So I’m going to assume that everyone who had any inclination to see Rock of Ages has by this point already done so.
I love musicals. I love 80’s rock. This is a shoe-in, right? Well… not completely. It’s not that it isn’t fun, it’s definitely that. It’s just that it feels a little, I don’t know, superficial? Maybe that goes hand in hand with the Reagan era aesthetic. Style over substance was kind of the mantra of 80’s hair metal, to the point that the alternative and grunge scenes of the early 90’s (whatever your personal opinion of them may be) ultimately formed as a spasm of reaction to its hollowness. On the other hand, as I mentioned, it’s still fun. The unashamed machismo of the genre, unburdened by the social awareness or irony of earlier decades, probably accounts for part of its enduring popularity. This still creates problems though.
I have nothing against the basic premise of a “jukebox musical,” a musical that repurposes existing popular music for its libretto rather than composing its own original score. I understand that the production of any film or stage show is a financially risky endeavor, and using a known quantity for your soundtrack helps to hedge your bets. It becomes that much more difficult though to craft a workable story around the narrative constraints of your music, which in this case is made up of songs composed independent of one another with preexisting lyrical context. Some scripts make this work. Across the Universe is an excellent example of this, and even Mamma Mia makes pretty much all the music suit the story. Rock of Ages, by contrast, doesn’t really have a good handle on this. The song numbers feel more like jerky music video breaks and seem to exist more for their own sake than anything else. Also, since just about every song is a full-belt ballad of some kind the movie loses a sense of pacing energy-wise, and the absence of any real “showstopper” makes it hard to track the story’s arc. The script is painfully bland, though maybe criticism on formula is unwarranted given the already cited superficiality of the subject matter. All in all it just comes off as sort of narcissistic and self-congratulatory. Yet, the film’s own blissful ignorance of this imbues it with a quirky charm. If you’re a fan of either musicals or hair metal, as I am, I can say you at least won’t want your money back. Then again, if you are either of those things chances are I don’t have to convince you.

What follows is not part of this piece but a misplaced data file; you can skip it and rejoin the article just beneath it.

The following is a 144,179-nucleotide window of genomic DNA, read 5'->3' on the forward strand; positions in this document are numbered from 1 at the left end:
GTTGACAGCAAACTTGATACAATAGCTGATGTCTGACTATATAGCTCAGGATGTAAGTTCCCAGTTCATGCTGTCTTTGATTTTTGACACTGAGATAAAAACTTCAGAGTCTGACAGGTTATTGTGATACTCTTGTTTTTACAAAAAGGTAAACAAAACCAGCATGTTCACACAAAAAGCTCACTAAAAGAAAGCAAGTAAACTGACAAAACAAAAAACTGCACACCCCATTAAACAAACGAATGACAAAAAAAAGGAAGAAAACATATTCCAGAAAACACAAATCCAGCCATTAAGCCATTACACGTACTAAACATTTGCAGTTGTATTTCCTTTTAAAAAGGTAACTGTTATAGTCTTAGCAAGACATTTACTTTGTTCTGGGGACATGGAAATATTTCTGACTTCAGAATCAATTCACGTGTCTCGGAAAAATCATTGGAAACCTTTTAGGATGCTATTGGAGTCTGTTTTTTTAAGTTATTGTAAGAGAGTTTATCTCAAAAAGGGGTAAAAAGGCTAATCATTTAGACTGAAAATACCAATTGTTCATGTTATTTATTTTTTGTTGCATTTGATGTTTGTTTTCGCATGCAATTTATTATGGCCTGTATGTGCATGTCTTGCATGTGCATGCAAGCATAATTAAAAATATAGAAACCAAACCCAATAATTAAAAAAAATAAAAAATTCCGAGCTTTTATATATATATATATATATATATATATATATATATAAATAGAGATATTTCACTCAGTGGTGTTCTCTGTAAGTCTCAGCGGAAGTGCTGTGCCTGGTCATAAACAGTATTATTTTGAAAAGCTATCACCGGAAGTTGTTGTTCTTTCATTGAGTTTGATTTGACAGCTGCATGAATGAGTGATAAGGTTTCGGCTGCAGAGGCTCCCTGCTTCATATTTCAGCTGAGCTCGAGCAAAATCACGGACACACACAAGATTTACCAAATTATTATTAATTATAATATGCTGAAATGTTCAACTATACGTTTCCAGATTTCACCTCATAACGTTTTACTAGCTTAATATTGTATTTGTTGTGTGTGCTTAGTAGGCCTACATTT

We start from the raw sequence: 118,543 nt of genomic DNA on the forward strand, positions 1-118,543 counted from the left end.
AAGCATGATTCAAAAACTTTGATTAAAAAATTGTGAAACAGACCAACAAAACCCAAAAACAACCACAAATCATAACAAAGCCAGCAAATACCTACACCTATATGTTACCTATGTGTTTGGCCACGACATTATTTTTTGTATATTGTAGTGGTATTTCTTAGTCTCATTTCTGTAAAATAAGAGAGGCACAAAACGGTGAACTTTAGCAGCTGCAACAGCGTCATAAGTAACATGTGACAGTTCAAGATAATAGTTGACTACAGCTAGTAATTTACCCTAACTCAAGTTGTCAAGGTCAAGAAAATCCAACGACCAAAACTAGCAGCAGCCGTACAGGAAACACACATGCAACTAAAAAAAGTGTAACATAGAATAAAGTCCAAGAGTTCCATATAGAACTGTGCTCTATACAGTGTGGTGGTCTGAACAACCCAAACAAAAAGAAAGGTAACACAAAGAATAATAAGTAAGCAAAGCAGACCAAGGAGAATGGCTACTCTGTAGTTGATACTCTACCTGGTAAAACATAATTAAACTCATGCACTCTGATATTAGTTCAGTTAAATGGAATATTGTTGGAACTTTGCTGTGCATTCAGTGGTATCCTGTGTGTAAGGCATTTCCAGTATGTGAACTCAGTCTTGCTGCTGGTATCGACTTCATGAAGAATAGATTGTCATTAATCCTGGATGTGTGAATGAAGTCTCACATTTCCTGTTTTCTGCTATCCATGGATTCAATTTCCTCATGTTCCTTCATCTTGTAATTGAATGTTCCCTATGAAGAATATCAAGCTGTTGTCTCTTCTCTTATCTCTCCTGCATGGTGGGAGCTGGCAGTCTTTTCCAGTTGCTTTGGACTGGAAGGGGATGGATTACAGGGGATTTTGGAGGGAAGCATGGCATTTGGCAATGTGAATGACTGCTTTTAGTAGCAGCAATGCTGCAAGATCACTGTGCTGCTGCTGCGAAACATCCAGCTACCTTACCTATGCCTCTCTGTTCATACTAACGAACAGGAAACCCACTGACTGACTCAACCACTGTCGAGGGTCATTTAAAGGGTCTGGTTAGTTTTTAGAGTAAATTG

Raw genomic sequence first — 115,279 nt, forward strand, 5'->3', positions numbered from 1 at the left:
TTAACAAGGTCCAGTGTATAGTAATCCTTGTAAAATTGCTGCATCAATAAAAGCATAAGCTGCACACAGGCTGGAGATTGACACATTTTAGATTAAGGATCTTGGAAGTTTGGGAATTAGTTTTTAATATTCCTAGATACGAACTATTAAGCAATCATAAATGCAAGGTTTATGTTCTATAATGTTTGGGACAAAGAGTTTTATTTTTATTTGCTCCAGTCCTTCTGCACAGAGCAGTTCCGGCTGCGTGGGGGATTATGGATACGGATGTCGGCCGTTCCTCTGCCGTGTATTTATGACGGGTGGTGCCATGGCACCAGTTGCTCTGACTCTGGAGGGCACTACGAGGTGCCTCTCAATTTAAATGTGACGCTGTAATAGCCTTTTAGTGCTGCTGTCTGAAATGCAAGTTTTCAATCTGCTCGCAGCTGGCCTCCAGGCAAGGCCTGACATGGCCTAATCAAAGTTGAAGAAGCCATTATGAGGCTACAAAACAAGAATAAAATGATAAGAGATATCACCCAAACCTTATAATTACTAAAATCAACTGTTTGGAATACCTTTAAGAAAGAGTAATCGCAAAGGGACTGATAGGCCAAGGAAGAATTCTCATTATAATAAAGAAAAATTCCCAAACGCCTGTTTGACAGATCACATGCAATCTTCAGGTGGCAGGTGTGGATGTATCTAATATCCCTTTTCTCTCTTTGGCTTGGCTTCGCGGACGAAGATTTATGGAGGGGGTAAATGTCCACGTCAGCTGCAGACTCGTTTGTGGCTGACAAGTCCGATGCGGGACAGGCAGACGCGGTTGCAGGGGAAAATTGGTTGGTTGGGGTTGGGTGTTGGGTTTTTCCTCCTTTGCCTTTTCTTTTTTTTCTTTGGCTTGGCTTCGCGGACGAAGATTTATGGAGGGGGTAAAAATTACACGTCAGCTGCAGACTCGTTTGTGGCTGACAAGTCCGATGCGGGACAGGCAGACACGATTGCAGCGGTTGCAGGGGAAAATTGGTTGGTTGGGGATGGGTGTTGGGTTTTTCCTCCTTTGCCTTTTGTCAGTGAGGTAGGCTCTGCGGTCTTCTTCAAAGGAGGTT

And to answer one final question, if I have a favorite 80’s ballad that wasn’t included in the film it would probably be this one…
Now, to this evening’s second presentation. Without further introduction, Pixar’s Brave.
I’ve seen a number of reviews of this movie over the last day or so that assert Brave doesn’t stand up with Pixar’s other intellectual children’s fare.
These reviews are false. Do not truck with their foolishness.
I honestly don’t know what else the nay-sayers are looking for. Some of them say that it isn’t as intelligent and thoughtful as say Wall-E or Up, and while I’ll grant that maybe Brave doesn’t hit the same number of macro-level beats as the aforementioned power pair I think that some people might be missing the forest for the trees. The devil is in the details with this one, and there are a lot of them. Brave has theme and metaphor coming out of its ginger wazoo, working all the right angles on mother-daughter relationships, coming of age, and dialog on gender roles. Taken together with absolutely gorgeous visuals, a beautiful soundtrack, some mad cap humor, and a fantastic voice cast with awesome Scottish accents, Brave is all of the good things in life. Visual storytelling has always been Pixar’s stock and trade, but they’re really coming back to form with this one and putting nose to the grindstone (Merida’s hair alone…) The soundtrack is a masterwork of place, ambiance, and powerful energy from Patrick Doyle, with features by the talented Julie Fowlis and the ever-popular Mumford and Sons. Finally, hardworking performances from (deep breath) Kelly MacDonald, Emma Thompson, Billy Connolly, Julie Walters, Craig Ferguson, Robbie Coltrane, Kevin McKidd and let’s face it the entire gosh-darned cast really deliver the goods.
It’s really the little things that really make Brave work as a tight kid-friendly adventure story with chewy material for older audiences. Keep your brain turned on for this one. If you don’t have something to talk about when the lights come up then you weren’t paying attention. Maybe we’ve just become so jaded that feminist narratives have become a stock trope, but I don’t believe it. It’s a rollicking good time. Bring your kids. Bring your girlfriend. Just get yourself in the theater!
Oh, and remember what I said about the soundtrack? Roll it hard, kids!